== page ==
Biggest air-con interchange opens
Mon, Dec 28, 2009
my paper

By Rachel Chan

COMMUTERS at the air-conditioned Boon Lay bus interchange mostly gave it the thumbs-up on its first day of operation yesterday.

They liked its convenience, being able to wait for their bus in air-conditioned comfort and being protected from the elements.

The $24-million facility, located in Jurong West Central 3, is integrated with Jurong Point mall.

Taman Jurong resident Tony Yeo, 42, said: "The old temporary interchange was cramped, hot and stuffy. It's much more comfortable in the new one."

Mr Gary Shen, 28, a financesector executive living near the interchange, said: "It offers me a shortcut to the MRT station. It's a faster alternative route compared to cutting through the Jurong Point basement." But traffic flow could be improved, he said.

Buses enter the interchange via Jurong West Central 3, and are slowed down by cabs picking up passengers from a taxi stand there, he explained.

Madam Leng Choe Fung, 46, was a tad confused by the new locations of the bus berths.

"The berths for the buses I'm used to waiting for together have been separated. I need more time to get used to this," said the cleaner.

SBS Transit, which runs the interchange, had timed the opening of the interchange to fall on a weekend, so that commuters would have time to familiarise themselves with the layout before the work week started, said a spokesman.

COOL: Commuters at Boon Lay interchange say they enjoy waiting for their bus in air-conditioned comfort.

The facility is built on the site of the old Boon Lay bus interchange, which was demolished in 2006. A temporary interchange was then built 150m away, at the junction of Boon Lay Way and Jurong West Street 64.

The 20,000-sq m interchange is Singapore's fourth air-conditioned bus interchange, after Toa Payoh which opened in 2002, Sengkang in 2003 and Ang Mo Kio in 2007.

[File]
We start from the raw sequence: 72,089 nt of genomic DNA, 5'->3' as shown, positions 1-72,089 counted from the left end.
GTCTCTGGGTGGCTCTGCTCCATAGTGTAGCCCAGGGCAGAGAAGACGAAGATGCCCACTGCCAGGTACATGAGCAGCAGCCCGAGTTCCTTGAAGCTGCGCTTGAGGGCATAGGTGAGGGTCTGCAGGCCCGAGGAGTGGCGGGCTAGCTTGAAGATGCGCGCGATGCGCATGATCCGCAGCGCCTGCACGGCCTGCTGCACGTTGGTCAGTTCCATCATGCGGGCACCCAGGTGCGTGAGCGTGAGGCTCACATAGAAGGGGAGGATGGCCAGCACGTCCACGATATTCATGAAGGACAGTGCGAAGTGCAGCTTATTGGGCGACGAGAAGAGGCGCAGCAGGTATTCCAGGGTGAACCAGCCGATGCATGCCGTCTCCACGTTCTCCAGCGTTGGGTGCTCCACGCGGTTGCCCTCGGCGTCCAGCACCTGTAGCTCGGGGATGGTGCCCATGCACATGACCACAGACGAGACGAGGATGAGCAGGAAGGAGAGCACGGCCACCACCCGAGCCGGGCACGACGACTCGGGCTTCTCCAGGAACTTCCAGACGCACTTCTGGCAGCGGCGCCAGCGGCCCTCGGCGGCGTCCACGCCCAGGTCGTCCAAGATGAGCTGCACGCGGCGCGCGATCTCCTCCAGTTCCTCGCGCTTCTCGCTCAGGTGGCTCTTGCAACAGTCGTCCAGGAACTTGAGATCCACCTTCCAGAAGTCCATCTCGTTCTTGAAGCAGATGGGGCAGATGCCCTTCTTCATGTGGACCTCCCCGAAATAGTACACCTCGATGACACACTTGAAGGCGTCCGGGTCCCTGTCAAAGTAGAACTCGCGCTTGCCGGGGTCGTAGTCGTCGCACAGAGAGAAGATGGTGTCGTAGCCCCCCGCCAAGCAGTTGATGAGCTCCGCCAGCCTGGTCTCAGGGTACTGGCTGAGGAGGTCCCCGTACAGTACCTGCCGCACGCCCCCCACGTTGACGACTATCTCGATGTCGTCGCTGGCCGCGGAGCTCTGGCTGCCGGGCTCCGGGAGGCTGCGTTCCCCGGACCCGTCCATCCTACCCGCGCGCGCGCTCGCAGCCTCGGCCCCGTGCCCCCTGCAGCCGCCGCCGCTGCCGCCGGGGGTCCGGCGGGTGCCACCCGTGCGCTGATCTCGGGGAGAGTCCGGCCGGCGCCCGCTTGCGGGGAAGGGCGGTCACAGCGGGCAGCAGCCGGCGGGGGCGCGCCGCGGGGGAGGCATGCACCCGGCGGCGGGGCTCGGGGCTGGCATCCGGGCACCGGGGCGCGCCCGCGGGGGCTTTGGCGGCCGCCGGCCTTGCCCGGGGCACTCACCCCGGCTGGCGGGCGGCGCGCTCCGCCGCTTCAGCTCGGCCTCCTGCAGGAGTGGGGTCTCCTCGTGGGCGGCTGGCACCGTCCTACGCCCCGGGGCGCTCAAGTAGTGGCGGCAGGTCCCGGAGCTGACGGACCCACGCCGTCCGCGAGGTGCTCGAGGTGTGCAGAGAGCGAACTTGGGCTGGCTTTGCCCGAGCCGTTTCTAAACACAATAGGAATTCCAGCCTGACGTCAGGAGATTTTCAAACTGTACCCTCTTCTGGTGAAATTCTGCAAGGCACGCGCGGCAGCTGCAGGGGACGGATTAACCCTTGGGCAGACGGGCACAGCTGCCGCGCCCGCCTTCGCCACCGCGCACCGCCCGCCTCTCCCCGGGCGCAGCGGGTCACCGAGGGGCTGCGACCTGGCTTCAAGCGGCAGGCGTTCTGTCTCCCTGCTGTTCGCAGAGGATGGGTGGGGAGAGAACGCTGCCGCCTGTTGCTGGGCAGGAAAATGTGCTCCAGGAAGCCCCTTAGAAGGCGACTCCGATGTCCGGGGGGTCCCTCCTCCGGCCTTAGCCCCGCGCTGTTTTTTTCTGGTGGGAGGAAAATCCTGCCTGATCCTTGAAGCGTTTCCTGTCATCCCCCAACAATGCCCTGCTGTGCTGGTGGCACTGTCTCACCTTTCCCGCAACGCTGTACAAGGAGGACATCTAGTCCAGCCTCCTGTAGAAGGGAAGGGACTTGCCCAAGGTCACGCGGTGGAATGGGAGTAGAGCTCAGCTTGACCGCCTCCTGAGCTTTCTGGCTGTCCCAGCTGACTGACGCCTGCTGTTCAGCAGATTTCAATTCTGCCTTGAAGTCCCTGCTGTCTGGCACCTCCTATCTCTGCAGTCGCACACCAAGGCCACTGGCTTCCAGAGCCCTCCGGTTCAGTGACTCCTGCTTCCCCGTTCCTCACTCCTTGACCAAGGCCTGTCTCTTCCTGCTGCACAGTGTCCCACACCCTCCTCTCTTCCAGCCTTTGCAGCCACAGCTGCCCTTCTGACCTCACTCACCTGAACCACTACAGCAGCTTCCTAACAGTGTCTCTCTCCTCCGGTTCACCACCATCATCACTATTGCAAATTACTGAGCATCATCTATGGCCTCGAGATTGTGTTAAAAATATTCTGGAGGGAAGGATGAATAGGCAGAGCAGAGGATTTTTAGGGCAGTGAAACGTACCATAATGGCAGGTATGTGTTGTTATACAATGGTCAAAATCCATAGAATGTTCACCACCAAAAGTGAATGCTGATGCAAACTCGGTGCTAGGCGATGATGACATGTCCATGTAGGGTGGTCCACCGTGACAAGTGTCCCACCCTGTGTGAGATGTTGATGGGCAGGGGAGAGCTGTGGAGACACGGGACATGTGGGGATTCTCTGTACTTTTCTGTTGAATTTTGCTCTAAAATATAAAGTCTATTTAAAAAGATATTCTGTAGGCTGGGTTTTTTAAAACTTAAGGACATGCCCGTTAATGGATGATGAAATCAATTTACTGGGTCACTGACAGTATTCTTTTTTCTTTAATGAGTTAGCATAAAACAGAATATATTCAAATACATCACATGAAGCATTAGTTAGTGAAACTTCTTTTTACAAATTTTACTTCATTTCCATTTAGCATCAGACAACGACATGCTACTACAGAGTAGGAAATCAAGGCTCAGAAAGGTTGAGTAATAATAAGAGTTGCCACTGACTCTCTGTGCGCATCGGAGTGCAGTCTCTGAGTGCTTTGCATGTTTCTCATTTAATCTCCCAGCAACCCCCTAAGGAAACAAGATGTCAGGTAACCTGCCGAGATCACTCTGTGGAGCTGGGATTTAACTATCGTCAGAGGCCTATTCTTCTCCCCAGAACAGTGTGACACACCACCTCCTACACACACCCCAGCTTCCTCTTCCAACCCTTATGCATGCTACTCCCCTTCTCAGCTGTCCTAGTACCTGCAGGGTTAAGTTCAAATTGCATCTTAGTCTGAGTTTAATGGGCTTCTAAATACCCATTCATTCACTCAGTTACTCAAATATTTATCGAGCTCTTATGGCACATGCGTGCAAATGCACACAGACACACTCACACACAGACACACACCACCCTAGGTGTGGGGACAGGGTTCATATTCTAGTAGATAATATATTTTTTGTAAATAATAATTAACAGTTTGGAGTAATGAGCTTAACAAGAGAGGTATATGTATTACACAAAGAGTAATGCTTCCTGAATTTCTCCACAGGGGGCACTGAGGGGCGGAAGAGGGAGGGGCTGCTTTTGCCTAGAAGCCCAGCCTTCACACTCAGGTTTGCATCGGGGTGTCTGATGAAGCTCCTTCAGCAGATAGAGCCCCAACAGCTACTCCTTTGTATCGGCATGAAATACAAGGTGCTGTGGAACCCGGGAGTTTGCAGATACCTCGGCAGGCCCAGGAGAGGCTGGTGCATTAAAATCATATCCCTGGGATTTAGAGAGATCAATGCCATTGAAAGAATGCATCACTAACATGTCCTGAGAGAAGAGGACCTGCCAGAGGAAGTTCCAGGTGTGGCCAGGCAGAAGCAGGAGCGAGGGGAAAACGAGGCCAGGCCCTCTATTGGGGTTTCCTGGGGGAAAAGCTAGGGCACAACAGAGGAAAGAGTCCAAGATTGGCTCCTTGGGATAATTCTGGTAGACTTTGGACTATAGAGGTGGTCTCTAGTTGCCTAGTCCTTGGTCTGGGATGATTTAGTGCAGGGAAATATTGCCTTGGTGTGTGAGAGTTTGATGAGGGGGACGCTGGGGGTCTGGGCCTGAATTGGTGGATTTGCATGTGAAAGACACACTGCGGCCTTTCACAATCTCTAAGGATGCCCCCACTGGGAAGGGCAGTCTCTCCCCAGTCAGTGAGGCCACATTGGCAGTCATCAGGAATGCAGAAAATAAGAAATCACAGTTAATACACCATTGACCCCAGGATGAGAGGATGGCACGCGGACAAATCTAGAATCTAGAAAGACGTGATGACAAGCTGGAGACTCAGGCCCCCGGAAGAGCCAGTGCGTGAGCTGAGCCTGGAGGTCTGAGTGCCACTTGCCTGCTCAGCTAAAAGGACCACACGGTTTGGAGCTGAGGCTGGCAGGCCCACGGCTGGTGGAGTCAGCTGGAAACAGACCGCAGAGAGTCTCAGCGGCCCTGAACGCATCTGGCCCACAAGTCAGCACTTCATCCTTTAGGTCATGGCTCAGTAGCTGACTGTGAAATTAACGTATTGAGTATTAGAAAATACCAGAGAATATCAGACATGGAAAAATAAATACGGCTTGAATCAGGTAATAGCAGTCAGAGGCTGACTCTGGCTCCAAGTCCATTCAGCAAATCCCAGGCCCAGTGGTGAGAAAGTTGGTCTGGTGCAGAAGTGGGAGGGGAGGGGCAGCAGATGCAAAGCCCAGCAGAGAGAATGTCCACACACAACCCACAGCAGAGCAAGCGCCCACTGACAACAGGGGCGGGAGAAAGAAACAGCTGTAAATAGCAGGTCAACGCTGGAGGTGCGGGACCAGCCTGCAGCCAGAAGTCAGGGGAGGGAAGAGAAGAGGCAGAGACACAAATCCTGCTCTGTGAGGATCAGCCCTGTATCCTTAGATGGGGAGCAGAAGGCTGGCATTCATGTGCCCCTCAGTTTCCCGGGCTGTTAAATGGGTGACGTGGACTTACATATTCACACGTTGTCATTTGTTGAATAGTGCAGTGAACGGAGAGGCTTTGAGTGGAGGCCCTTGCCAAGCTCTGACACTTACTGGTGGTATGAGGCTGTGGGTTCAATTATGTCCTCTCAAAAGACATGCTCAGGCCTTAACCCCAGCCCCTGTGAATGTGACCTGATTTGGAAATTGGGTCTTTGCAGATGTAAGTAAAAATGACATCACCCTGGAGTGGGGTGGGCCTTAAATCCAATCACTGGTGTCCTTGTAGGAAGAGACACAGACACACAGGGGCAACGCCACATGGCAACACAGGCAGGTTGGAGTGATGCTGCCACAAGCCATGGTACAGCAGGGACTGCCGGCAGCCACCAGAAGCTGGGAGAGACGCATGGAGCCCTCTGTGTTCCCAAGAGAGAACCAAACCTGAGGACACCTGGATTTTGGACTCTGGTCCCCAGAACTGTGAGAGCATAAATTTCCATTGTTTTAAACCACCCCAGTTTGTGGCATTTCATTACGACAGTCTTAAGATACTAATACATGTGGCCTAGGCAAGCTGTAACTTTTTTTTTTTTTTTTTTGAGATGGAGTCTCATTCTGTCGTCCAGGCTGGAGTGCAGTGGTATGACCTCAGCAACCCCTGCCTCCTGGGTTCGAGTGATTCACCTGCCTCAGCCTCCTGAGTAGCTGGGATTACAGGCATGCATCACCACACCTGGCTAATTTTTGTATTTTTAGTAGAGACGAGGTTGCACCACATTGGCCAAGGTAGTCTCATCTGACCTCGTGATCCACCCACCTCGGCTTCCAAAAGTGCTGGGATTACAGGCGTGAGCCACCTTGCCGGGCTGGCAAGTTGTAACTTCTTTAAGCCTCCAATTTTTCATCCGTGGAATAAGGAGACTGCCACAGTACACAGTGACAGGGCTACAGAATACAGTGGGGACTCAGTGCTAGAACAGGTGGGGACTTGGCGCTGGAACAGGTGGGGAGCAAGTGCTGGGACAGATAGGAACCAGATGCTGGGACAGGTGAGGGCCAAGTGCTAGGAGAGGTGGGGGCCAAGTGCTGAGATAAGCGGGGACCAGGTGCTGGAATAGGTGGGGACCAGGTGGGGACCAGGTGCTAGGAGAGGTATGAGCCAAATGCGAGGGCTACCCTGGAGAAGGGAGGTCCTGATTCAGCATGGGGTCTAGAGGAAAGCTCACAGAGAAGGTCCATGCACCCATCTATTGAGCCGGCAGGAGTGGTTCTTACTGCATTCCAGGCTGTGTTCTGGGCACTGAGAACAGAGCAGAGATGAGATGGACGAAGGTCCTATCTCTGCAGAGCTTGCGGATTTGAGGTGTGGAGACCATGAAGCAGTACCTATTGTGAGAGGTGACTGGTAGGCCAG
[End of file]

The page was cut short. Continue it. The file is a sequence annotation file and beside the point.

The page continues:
It is the largest and will be the busiest, with an expected passenger load of 55,000 on a weekday, when all its 33 services operate out of it by the first quarter of next year.

The second-largest such air-conditioned facility, the 17,000-sq m Toa Payoh interchange, has a weekday passenger load of 39,000.

Thirty bus services are operating out of the new Boon Lay interchange.

The last three services - 179, 179A and 199 - which ply routes to Nanyang Technological University and the National Institute of Education, are still operating from the temporary interchange due to high passenger volume. They will be moved to the new facility in the first quarter of next year.

The temporary interchange will then be handed to the Land Transport Authority (LTA).

Transport Minister Raymond Lim had said in August that the LTA will build more "integrated public-transport hubs" that give commuters easy access to adjoining shopping areas and other transport modes.

The next air-conditioned integrated interchanges, being built at Serangoon and Clementi, are slated to open in 2011. In the next 10 years, commuters can also expect such interchanges in Jurong East, Bedok, Joo Koon and Marina South.


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